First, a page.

Land grab or development opportunity?

book cover Land grab or development opportunity?Land grab or development opportunity? Agricultural investment and international land deals in Africa / by Lorenzo Cotula, Sonja Vermeulen, Rebeca Leonard and James Keeley. London, International Institute for Environment and Development (IIED) : with FAO [etc.] (2009)

In the 3 May 2009 issue of The Independent, Margareta Pagano reports:
“In Africa they are calling it the land grab, or the new colonialism. Countries hungry to secure their food supplies – including Saudi Arabia, the Emirates, South Korea (the world's third biggest importer of corn) China, India, Libya and Egypt – are at the forefront of a frantic rush to gobble up farmland all around the world, but mainly in cash-starved Africa.”

For instance, since 2006, the UK-based Lonrho corporation leased 25,000 hectares for rice in Angola; China secured 2.8m hectares for a biofuel oil palm plantation in the Democratic Republic of Congo; and Qatar leased 20,000 hectares for fruit and vegetable cultivation in exchange for funding a $2.3bn port in Kenya. (The Guardian, 3 July 2009)

These developments could create a situation in which poor States produce food for the rich at the expense of their own hungry people. In this new ‘Scramble for Africa’ there seems to be no place for the small farmers.

Land grab or development opportunity? Agricultural investment and international land deals in Africa, by Lorenzo Cotula, Sonja Vermeulen, Rebeca Leonard and James Keeley, a recent report by the International Fund for Agricultural Development (IFAD), the Food and Agriculture Organization (FAO), and the International Institute for Environment and Development (IIED) describes the huge deals reported to date as "the tip of the iceberg".

Despite the spate of media reports and some isolated examples of forerunner research, there is still little empirical evidence about international land deals and their positive and negative impacts. This report provides a contribution in that direction. Focusing on sub-Saharan Africa, it examines key trends and drivers in land acquisitions, the contractual arrangements underpinning them and the way these are negotiated, and the early impacts on land access for rural people in recipient countries. The study takes stock of what is known about these issues, reports empirical evidence internationally and from a sample of countries, and identifies next steps for research, policy and action. The aim is not to come up with definitive answers, but to facilitate balanced debate among government, private sector and civil society interest groups.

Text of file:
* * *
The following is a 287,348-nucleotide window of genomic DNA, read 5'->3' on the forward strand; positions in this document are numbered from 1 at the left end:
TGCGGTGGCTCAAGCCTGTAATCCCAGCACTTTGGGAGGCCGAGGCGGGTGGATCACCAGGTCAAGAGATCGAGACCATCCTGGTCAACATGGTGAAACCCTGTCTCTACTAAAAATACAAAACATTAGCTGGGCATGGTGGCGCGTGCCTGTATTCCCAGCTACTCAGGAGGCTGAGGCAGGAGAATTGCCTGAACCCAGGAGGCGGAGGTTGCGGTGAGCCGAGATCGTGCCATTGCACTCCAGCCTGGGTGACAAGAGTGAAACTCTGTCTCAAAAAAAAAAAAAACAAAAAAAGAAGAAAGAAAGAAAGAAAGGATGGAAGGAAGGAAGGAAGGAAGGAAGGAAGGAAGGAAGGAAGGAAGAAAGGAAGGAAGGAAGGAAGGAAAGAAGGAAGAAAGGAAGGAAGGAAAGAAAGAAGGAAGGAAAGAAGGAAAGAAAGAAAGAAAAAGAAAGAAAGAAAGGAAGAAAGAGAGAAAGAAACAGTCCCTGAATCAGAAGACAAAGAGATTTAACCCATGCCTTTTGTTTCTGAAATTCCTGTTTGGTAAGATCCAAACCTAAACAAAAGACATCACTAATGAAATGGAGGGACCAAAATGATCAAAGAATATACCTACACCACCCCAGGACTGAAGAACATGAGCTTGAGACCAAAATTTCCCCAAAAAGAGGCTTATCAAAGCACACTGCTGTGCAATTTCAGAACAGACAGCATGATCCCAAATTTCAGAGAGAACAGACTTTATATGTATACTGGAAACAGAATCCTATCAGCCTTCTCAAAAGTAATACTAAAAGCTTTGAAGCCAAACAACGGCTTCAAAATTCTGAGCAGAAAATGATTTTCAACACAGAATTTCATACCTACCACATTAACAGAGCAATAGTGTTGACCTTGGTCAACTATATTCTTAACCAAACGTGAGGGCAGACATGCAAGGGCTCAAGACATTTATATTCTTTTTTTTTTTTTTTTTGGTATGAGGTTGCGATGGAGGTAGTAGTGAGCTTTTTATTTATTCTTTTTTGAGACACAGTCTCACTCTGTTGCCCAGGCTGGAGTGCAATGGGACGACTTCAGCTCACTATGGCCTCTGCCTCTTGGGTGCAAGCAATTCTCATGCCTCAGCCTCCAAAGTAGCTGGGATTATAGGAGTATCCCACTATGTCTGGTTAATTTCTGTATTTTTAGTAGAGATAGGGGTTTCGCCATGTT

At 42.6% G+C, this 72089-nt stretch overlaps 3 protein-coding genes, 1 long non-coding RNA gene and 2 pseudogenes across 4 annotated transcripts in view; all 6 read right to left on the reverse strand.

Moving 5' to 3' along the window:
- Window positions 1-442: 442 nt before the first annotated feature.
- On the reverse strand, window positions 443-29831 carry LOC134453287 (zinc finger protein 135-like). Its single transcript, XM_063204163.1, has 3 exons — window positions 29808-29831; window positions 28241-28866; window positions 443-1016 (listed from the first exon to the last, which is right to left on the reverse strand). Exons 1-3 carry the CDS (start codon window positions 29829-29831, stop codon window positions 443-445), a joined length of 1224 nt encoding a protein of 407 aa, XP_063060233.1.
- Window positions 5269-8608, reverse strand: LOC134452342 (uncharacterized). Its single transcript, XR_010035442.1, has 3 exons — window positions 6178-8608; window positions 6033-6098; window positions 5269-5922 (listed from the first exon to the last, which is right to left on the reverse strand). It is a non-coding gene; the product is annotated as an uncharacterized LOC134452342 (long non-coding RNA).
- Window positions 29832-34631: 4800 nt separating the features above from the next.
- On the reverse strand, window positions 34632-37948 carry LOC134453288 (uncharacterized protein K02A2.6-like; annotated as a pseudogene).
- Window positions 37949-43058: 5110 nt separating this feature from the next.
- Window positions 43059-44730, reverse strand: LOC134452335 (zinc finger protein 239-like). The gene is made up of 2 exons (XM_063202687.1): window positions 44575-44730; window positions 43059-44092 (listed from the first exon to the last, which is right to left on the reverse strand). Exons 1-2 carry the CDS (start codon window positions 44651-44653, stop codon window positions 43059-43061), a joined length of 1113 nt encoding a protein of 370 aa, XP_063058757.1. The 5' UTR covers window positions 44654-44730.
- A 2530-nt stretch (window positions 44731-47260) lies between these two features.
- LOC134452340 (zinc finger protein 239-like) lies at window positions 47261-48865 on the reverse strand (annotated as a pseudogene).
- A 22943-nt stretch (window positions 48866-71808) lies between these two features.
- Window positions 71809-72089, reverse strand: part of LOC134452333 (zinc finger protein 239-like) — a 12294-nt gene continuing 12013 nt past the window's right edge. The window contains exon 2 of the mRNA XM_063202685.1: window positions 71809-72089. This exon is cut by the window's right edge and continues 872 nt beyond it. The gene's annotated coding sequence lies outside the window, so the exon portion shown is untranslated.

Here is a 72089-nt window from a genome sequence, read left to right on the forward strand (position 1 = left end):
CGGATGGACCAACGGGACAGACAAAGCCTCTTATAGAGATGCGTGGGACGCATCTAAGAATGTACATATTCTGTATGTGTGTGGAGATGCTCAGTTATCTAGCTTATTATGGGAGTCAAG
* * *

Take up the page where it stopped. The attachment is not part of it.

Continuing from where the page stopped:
The report finds that the fast-evolving developments create opportunities, challenges and risks.
Recipient countries, welcoming the new wave of foreign investment, are implementing policy and legislative reforms to attract investors. Increased investment may bring macro-level benefits (GDP growth and government revenues), and create opportunities for raising local living standards. For poorer countries with relatively abundant land, incoming investors may bring capital, technology, know-how and market access, and may play an important role in catalyzing economic development in rural areas.

On the other hand, large-scale land acquisitions can result in local people losing access to the resources on which they depend for their food security and livelihoods. Local residents may be directly dispossessed of the land they live on, often their long-standing heritage.

The report draws on a literature review; on qualitative interviews with key informants internationally; on national inventories of approved and proposed land acquisitions since 2004 in five African countries (Ethiopia, Ghana, Madagascar, Mali and Sudan), as well as qualitative case studies in Mozambique and Tanzania; and on legal analysis of applicable law and of a small sample of land deals.

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Tineke Sommeling